I reviewed Tao Too in February 2010; since then, the restaurant has been purchased by a new owner and the name has changed to Tao Asian Eatery. Soon it will change again, this time to Asian Eatery.
The new name is because of a trademark issue with a restaurant in New York, but don’t worry: It’s all good at 2072 West St. in Germantown, whatever they call it.
The restaurant serves mostly Chinese and Thai dishes, though a few of the dishes are Chinese-American, such as General Tso’s chicken, or even Japanese, such as the gyoza appetizer (simply called pot stickers on the menu, but gyoza just the same). There’s a nod to healthful eating, though it would be a stretch to
say they’re serving health food. No MSG is added in the preparation of any dish, pork is forbidden, and the food is undeniably fresh.
Mango shrimp is undoubtedly one of the best Asian dishes in town, right up there with dim sum dumplings or a great Thai curry. The shrimp are fat little morsels in a light batter, fried until perfectly crisp, then smothered in a savory brown sauce sweetened with the flesh of the mango.
This is a fancied-up sweet and sour shrimp, but the magic is in the fancying. The flesh of the mango — in this case, the common red-and-green Tommy Atkins — is diced and tossed with the shrimp, the sauce, paper-thin sliced carrots and slivers of green onion. The result is served in the mango shell, with a side order of nutty rice.
Though the Tommy Atkins mango isn’t the tastiest variety, and can be a bit fibrous, the light cooking it gets here is all the cure it takes. It’s velvety and lush in this dish; further, I’ve eaten this in the past when it’s been served in a Haitian or Ataulfo mango (they’re very similar, and I’m not sure which it was), so I believe the mango is apt to change according to availability.
At dinner we split the mango shrimp and a few other dishes. While it was rated tops, we were smitten with the crispy tofu, an appetizer that I order every time I eat at Asian Eatery.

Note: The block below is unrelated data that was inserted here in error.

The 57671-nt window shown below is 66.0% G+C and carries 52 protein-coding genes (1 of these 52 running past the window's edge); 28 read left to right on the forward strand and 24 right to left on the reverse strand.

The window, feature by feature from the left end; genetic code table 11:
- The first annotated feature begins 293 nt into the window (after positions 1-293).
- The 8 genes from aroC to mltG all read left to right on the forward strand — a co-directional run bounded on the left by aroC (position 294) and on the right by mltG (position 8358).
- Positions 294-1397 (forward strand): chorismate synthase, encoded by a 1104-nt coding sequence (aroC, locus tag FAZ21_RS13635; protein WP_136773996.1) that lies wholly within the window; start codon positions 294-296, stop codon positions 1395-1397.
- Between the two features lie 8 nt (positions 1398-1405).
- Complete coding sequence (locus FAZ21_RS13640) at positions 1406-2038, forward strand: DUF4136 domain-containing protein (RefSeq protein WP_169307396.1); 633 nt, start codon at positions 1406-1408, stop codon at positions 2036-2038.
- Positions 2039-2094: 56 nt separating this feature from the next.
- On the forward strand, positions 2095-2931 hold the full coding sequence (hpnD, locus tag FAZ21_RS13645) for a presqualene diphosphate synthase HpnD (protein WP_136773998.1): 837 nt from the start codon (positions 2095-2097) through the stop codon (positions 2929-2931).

I didn’t truly like tofu until I first tried it here. A cube in hot and sour soup at Shanghai, a dip made of tofu at a hippie friend’s house — it was OK, but not anything to get excited about. This is what they do at Asian Eatery:
The tofu is breaded in cornstarch and panko, then fried just until crisp. The “just” makes all the difference. So often, fried tofu forms a coating that’s more like skin than crust, and the inside dries out from the heat of the oil. Not here, where it’s creamy and soft inside, crisp on the outside. Sauteed onion, garlic and sliced jalapeño peppers are generously piled in a heap on top of the tofu, which sits on a bed of crisp rice noodles, slivered carrots and a scattering of cilantro, and a light ginger-soy sauce is served on the side.
It’s delicious, though telling a tofu-hating child that it tastes like fried cheese will not fool her into liking tofu.
Edamame is served with salt and lime, and once you try it with a squeeze of lime, you’ll want what I call the tequila treatment every time you eat it.
I can count on both hands — and I barely need the second — the restaurants I visit when I’m not working. I like to cook, and I like to spend time at home, too, and there is only so much time. This is one of them. The Devil’s Nest soup, a triple-pepper bowl of fire, is one reason we go.
I don’t want to repeat what I said in my first review, but you might need a little instruction. Don’t approach a fiery soup timidly. If you take a tiny slurp, it will slap you in the back of your throat and hang around to torment you. You’ll cough, your face will get red, your mean friend will laugh at you. Take a spoonful, blow on it until it’s cool enough, and put it in your mouth. Swallow and repeat. It’s hot, but it’s not going to kill you.
There are a few dishes on the menu that were new to me, though I’m not certain how new they are to the menu. The honey-glazed walnut shrimp is very sweet, as it’s supposed to be, and also well prepared. Bill Lam, who is the current owner (and was the chef even before he bought the restaurant), has a talent for delicate frying, which is also evident with the lightly battered salt-and- pepper calamari and the thin slices of fried chicken in the Asian chicken salad.
Asian Eatery soon will expand, taking in the space formerly occupied by Haute Mama. When the expansion is finished, the new sign will go up, and the new name — Asian Eatery — will be official. For now, you’re at the right place if you see the “Tao.”
Address: 2072 West St., Germantown
Hours: Monday through Thursday, 11 a.m.-2:30 p.m. and 4:30-9 p.m. Friday, 11 a.m.-2:30 p.m. and 4:30-10 p.m.; Saturday 11 a.m.-10 p.m.; Sunday, 11 a.m.-9 p.m.
Reviewer’s choice: Crispy tofu ($5.95); Asian chicken salad ($7.95); mango shrimp, ($12.95); honey glazed walnut shrimp ($12.95), Devil’s Nest soup ($8.95)
Poor: Zero stars
Good: One star
Very Good: Two stars
Excellent: Three stars
Extraordinary: Four stars